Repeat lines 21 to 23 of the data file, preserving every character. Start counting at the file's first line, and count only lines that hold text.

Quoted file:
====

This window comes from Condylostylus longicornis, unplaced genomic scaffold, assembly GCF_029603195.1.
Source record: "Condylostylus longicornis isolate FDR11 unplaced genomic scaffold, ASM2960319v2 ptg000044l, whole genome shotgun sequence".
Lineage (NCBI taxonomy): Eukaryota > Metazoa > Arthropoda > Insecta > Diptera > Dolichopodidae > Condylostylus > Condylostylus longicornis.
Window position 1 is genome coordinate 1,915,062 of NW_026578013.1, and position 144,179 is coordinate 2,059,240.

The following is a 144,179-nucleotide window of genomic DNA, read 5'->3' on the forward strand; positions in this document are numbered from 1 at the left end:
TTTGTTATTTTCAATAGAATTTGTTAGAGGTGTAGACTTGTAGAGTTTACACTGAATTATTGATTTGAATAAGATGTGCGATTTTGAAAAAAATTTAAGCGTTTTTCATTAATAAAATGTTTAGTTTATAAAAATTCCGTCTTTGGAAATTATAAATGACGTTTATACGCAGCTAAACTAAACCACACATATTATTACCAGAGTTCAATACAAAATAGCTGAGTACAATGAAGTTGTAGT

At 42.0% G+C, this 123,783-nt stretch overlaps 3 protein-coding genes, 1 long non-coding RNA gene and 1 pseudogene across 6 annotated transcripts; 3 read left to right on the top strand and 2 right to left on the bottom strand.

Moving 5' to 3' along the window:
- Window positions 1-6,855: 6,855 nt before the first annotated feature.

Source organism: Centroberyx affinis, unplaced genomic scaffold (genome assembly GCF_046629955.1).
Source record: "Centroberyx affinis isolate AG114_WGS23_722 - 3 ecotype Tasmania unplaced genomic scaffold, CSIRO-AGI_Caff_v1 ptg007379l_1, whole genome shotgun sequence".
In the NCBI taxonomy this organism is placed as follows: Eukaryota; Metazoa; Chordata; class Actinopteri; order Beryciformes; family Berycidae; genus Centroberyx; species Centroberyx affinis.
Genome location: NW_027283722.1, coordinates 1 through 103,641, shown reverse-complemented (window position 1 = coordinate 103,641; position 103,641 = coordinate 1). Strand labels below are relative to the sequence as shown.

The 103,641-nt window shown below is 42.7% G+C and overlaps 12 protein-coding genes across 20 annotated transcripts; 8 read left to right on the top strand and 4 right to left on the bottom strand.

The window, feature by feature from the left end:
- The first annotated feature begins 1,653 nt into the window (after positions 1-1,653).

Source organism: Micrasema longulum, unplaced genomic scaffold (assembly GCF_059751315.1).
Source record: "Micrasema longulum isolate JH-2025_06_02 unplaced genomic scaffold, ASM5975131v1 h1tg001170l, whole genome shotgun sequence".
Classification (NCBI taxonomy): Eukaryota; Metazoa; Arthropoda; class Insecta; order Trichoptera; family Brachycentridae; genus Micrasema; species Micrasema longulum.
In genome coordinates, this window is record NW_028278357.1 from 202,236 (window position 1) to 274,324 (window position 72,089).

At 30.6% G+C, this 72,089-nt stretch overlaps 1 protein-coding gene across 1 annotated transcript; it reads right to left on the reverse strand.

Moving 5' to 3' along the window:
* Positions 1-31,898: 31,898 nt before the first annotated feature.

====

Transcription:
At 30.6% G+C, this 72,089-nt stretch overlaps 1 protein-coding gene across 1 annotated transcript; it reads right to left on the reverse strand.

Moving 5' to 3' along the window:
* Positions 1-31,898: 31,898 nt before the first annotated feature.